Being a discount retailer doesn’t have to mean a bad shopping experience

It is almost a week since Sports Direct’s new flagship store opened on Oxford Street. Anyone paying a visit to the new shop on its opening day would have found uncluttered aisles, clear merchandising and most importantly a lack of ‘Mega Value’ price promotions.

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A week later and it appears that wasn’t all for show. Gone are the racks of clothes piled so close together you can barely get through. There aren’t products strewn all over the floor where people have picked things up and discarded them, or simply knocked them off in their attempts to get by.

There are clear areas for different sports – from running to golf and cycling – and plenty of staff around to offer advice and help. The random racks of “lifestyle” clothes and cheap merchandise have been relegated to the bottom floor.

It also has individual branded areas from the big sports names, including Nike, Puma and Adidas. The latter is most surprising given its refusal last year to supply Sports Direct with Chelsea replica kits next season in an apparent attempt to distance itself from the “pile it high sell it cheap” apparel sold by discount retailers.

In-store communications are no longer about shouting how cheap its goods are at every turn. Instead the focus is on easily finding goods and providing a more rounded experience – from sports wear to equipment to nutritional advice.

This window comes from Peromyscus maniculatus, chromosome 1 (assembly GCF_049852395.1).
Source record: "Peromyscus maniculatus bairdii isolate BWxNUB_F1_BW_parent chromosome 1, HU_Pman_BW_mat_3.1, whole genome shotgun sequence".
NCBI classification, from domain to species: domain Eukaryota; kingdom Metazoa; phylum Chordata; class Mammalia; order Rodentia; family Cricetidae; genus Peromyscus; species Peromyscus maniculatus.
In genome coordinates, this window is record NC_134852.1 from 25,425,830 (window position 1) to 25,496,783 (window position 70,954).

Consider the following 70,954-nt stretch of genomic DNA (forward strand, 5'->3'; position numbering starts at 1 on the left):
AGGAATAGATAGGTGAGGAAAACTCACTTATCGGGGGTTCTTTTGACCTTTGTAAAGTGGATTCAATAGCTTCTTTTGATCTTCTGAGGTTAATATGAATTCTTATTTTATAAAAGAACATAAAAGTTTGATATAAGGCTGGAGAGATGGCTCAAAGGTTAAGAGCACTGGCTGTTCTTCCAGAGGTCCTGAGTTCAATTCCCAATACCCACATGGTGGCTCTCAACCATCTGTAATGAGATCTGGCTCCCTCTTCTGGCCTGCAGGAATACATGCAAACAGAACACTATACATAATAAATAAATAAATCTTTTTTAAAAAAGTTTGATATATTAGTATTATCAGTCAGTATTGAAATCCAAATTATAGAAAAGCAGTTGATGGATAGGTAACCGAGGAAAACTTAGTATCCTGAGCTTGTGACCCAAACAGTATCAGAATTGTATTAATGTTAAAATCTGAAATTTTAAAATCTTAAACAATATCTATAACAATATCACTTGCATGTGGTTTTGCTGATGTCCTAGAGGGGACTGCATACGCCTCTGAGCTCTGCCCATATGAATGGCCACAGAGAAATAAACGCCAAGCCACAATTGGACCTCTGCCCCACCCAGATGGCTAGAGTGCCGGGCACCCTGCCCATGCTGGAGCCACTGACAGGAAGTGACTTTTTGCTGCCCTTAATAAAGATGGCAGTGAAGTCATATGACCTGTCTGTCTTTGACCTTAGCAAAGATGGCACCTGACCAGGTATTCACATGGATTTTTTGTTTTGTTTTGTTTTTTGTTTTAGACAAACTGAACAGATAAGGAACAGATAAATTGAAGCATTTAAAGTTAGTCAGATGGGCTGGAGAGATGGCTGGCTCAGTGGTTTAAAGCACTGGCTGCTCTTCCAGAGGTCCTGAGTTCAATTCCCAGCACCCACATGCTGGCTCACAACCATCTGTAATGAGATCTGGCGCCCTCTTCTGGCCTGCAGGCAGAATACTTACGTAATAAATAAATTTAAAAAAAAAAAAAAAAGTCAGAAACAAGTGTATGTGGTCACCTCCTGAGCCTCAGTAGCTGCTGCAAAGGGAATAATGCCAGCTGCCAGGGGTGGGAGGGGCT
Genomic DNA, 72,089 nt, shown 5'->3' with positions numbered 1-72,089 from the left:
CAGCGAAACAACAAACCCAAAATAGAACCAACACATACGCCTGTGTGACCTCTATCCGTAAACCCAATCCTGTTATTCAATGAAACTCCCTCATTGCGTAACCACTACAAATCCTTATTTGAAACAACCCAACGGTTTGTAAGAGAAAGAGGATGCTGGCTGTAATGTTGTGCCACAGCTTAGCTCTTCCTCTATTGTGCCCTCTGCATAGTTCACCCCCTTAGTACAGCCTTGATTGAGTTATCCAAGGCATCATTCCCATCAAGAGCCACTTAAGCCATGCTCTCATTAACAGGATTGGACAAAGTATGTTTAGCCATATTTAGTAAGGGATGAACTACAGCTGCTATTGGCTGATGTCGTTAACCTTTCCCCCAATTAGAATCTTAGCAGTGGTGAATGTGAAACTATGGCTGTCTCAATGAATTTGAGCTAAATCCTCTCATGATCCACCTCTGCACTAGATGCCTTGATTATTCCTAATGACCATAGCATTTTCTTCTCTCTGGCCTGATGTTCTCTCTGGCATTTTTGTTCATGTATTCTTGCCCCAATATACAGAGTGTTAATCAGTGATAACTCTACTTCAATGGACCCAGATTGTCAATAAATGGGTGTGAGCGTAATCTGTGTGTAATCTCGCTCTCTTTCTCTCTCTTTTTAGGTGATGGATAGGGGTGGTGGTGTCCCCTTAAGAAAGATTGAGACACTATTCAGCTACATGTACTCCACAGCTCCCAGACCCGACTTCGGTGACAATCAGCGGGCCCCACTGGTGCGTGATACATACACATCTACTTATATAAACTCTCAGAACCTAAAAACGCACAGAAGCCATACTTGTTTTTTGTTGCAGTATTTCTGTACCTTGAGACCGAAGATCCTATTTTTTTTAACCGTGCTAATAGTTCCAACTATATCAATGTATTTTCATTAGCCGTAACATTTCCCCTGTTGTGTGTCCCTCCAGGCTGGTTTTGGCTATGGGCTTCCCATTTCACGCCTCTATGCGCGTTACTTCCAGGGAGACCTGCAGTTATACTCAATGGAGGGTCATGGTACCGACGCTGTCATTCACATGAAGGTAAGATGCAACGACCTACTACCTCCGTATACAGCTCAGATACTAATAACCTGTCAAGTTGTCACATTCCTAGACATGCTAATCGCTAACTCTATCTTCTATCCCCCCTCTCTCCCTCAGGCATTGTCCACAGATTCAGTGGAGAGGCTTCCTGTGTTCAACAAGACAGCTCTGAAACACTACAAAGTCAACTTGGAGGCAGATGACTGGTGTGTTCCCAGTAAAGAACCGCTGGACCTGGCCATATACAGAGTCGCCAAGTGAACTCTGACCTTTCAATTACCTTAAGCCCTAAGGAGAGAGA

In short this feels less like a discount store and more like a sports shop.

It’s clear that Sports Direct feels awareness of the cheap prices it offers is high among consumers and it doesn’t need to shout about that. Plus on Oxford Street a lot of shoppers will be tourists unfamiliar with its proposition. This is a chance to introduce them to the brand.

With its successful brand value and proposition established why not roll out this new store layout elsewhere?

Now, however, it needs to convince those people put off by the poor layout and frankly offputting experience of shopping in its stores. Much like discounters in other sectors, whether that is food and fashion retailers or airlines, it has realised value is not all about cheap, it is also about quality.

This should be a worry for other high street brands. The recession embedded a certain type of shopping in consumers, one that is more savvy and more willing to hunt around for a good deal.

The early signs of an improving economy haven’t changed that.

Where discount retailers, from Sports Direct to Aldi to B&M are being savvy is by positioning themselves, both in their stores and their marketing, as more than just discounters. As places that provide value and that are pleasant to shop in.

With the new Sports Direct’s store prime location on Oxford Street and new sleek design there is no reason why the majority of people wondering past wouldn’t pop in, even just out of interest. What they discover while in there might just change their minds about Sports Direct and what the brand stands for.

The challenge now will be to replicate what Sports Direct has done here at its other branches, which tend to be in less prime locations and still feel overcrowded. That will take some investment, both in stores and communicating more widely the changes going on.

Aldi, Lidl, Primark and Ryanair have boosted their success by investing heavily in marketing campaigns promoting their new positions. If Sports Direct can do the same it will go from being written off as a discount retailer to taking its position alongside the big high street brands.

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